The net neutrality debate has now been raging in the United States for over 20 years, pitching one way and then the other with different political parties alternating control at the federal level. The Obama administration attempted to enshrine it as a principle, and the Trump administration turned it over. President Joe Biden has made his intentions clear about once again taking the upper hand in the battle with a new executive order targeting the nation’s largest broadband providers, shifting policy back to the terms of the Obama era and adding some new regulations.
The proposals will have to be approved by the Federal Communications Commission (FCC), however, which remains in a state of flux after the Trump-appointed former commission chairman Ajit Pai stepped down in January. The five-member council currently lacks a permanent chairman, with the four current members divided evenly along partisan lines and a likely contentious Senate appointment process looming to name a Democrat-aligned replacement for the open fifth position.
Biden seeks return to net neutrality
In 2015, FCC chair and Obama appointee Tom Wheeler moved regulation of broadband providers under Title II of the Communications Act of 1934 by reclassifying internet services as a public utility. Citing overly heavy-handed regulation, Trump appointee Pai reversed this change and effectively put an end to net neutrality as a legal standard.
The Biden administrative order broadly addresses anti-competitive terms in a variety of industries, from health care to transportation. Among these are proposed new terms for broadband providers that would restore the principle of net neutrality. The order also contains a package of proposed new regulations aimed at the industry: an end to the “early termination” fees sometimes charged when consumers switch broadband providers, breaking up deals that apartment complexes and other multi-unit properties strike with providers to force tenants into one particular internet or cable service, and a “nutrition label” requirement that would force broadband providers to catalog rates and fees in a simple and standardized format similar to those required for credit cards and other financial products.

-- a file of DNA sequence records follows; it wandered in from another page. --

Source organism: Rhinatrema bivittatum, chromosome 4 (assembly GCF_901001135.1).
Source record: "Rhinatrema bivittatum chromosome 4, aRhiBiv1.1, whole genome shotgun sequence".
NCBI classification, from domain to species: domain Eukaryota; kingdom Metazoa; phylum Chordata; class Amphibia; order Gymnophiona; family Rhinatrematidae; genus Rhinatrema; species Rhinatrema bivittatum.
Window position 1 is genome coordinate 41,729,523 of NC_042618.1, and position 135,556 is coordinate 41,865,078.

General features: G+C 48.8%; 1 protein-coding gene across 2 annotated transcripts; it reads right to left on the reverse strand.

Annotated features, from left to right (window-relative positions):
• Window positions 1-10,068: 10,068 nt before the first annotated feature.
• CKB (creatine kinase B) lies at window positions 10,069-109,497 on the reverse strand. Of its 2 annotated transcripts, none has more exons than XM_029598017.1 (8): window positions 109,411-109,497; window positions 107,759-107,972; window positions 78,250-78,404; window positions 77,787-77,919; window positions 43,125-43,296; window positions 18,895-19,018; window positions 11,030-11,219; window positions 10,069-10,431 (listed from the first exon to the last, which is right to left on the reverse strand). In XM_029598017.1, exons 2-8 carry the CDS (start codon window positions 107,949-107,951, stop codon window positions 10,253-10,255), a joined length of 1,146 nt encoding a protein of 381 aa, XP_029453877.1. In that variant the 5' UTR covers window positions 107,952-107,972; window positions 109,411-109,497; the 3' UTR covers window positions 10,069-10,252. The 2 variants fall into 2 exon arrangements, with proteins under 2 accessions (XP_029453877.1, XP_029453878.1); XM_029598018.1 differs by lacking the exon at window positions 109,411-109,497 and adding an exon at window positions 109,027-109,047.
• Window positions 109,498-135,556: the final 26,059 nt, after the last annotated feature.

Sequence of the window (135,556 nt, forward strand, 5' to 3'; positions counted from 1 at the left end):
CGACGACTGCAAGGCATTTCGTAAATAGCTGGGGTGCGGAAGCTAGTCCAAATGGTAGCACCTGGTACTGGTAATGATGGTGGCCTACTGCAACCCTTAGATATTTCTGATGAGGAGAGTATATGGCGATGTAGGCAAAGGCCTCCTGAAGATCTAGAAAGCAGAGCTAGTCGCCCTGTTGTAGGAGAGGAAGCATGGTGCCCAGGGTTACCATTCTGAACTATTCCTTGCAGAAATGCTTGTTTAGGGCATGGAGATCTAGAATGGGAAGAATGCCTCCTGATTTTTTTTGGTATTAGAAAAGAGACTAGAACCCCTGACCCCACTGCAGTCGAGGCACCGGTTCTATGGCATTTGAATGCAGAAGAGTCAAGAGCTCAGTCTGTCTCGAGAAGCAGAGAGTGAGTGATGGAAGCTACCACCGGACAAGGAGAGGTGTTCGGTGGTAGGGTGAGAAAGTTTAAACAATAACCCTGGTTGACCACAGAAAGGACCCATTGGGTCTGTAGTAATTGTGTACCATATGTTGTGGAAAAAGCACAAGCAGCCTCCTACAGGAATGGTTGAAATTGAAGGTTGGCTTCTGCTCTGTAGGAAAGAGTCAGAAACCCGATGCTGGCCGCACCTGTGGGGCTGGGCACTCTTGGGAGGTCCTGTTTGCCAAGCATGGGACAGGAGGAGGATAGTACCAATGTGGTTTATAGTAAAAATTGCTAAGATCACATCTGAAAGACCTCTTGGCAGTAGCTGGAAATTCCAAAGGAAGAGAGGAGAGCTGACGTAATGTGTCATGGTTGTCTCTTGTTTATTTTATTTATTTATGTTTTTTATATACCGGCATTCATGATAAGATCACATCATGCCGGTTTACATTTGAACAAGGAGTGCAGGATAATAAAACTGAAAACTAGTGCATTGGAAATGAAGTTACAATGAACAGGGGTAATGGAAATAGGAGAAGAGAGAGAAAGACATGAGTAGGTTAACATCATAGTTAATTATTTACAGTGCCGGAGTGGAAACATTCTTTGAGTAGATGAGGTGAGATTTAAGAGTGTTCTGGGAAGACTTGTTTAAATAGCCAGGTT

Of course, the item that will probably draw most public attention (and political commentary) is the proposed return to net neutrality. These rules are meant to prevent broadband providers from blocking or slowing down certain types of traffic, with the primary concern being the creation of “fast lanes” for ISP partnerships and premium services while other users and parts of the internet are relegated to the “slow lane.”
Broadband providers continue to test the limits
Broadband providers did not jump on the change in net neutrality rules in 2017 as quickly as one might have thought. The repeal did not go into effect until June 2018, and there was a lengthy appeals process that did not resolve until February 2020 (with an appeals court upholding the repeal). But they have been exploring the new territory since, primarily in the form of partnerships and premium services. This has been especially true of cellular carriers, which have introduced a bevy of bundled services that don’t count data against caps for use of certain services (like YouTube or Netflix) or have throttled competitor’s products (as Sprint was caught doing to Skype by a study conducted in 2019).
Net neutrality advocates were heartened by Biden’s executive order, but recognize that it is essentially meaningless until the administration can get a friendly face into the FCC’s open commission slot given that the two Republican members have committed to blocking the effort. Predictably, cable and telecom lobbying groups were vociferous in their opposition. NCTA, the leading lobbying group for the cable industry, called claims about violations of net neutrality “misleading” and said that its ISP members were not blocking or throttling traffic. Leading telecom lobby USTelecom argued that greater freedom to invest has driven broadband prices down, but consumer advocates have countered this argument by pointing out that while price-per-megabit may be down the total cost of a consumer’s bill is actually outpacing the rise of inflation.
The executive order did not get deep into specifics about how net neutrality should be handled if it is restored. For example, it is not clear if the FCC would return broadband providers to a Title II classification or would simply create new rules of conduct to enforce the principle. It is also unclear if they would strip practices that do not throttle consumers but that might present an anti-competitive conflict, such as the practice of “zero rating” (including bundled premium services for free or not counting that data use against a monthly cap).